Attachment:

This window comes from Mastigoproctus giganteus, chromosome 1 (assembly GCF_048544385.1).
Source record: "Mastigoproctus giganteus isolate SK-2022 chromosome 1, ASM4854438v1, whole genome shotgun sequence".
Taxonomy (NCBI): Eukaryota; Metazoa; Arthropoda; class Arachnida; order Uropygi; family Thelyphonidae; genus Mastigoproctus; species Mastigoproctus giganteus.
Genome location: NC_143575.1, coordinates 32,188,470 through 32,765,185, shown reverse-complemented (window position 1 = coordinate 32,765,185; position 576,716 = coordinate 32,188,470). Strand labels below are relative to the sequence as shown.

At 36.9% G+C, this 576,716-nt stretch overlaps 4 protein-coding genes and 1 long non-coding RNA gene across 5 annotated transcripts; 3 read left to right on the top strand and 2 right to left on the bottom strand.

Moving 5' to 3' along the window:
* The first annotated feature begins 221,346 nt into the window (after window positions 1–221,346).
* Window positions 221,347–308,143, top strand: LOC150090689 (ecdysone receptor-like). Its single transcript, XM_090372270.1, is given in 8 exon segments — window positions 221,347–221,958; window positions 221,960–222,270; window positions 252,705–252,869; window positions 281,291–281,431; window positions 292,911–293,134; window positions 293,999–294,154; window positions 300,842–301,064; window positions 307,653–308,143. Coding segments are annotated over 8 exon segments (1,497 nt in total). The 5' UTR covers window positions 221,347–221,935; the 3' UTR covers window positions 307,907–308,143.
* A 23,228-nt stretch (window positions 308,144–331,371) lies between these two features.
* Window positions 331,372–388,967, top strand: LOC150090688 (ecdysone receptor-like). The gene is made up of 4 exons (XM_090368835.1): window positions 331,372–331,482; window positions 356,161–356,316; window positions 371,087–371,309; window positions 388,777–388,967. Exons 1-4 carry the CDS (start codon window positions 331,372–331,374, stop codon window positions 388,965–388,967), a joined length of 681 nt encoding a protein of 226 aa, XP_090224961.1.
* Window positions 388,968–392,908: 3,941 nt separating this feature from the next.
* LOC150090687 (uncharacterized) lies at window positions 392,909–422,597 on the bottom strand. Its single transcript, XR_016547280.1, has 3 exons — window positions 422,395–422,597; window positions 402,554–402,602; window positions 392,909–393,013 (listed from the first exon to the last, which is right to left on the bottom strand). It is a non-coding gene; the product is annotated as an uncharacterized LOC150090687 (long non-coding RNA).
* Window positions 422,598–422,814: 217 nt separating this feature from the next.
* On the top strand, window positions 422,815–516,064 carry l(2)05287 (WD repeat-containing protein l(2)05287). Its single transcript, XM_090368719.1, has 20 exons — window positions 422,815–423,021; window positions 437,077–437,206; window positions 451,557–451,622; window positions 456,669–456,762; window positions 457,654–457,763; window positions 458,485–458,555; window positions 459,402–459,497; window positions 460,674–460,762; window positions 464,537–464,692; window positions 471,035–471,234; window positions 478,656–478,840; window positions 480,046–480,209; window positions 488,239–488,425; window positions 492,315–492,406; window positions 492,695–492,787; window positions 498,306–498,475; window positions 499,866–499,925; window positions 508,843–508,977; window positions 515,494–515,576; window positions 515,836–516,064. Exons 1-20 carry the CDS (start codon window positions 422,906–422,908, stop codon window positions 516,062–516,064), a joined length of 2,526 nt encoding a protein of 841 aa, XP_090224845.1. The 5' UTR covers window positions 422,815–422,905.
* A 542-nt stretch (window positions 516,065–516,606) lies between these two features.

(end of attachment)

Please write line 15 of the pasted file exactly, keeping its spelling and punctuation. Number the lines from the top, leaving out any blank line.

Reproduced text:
* A 542-nt stretch (window positions 516,065–516,606) lies between these two features.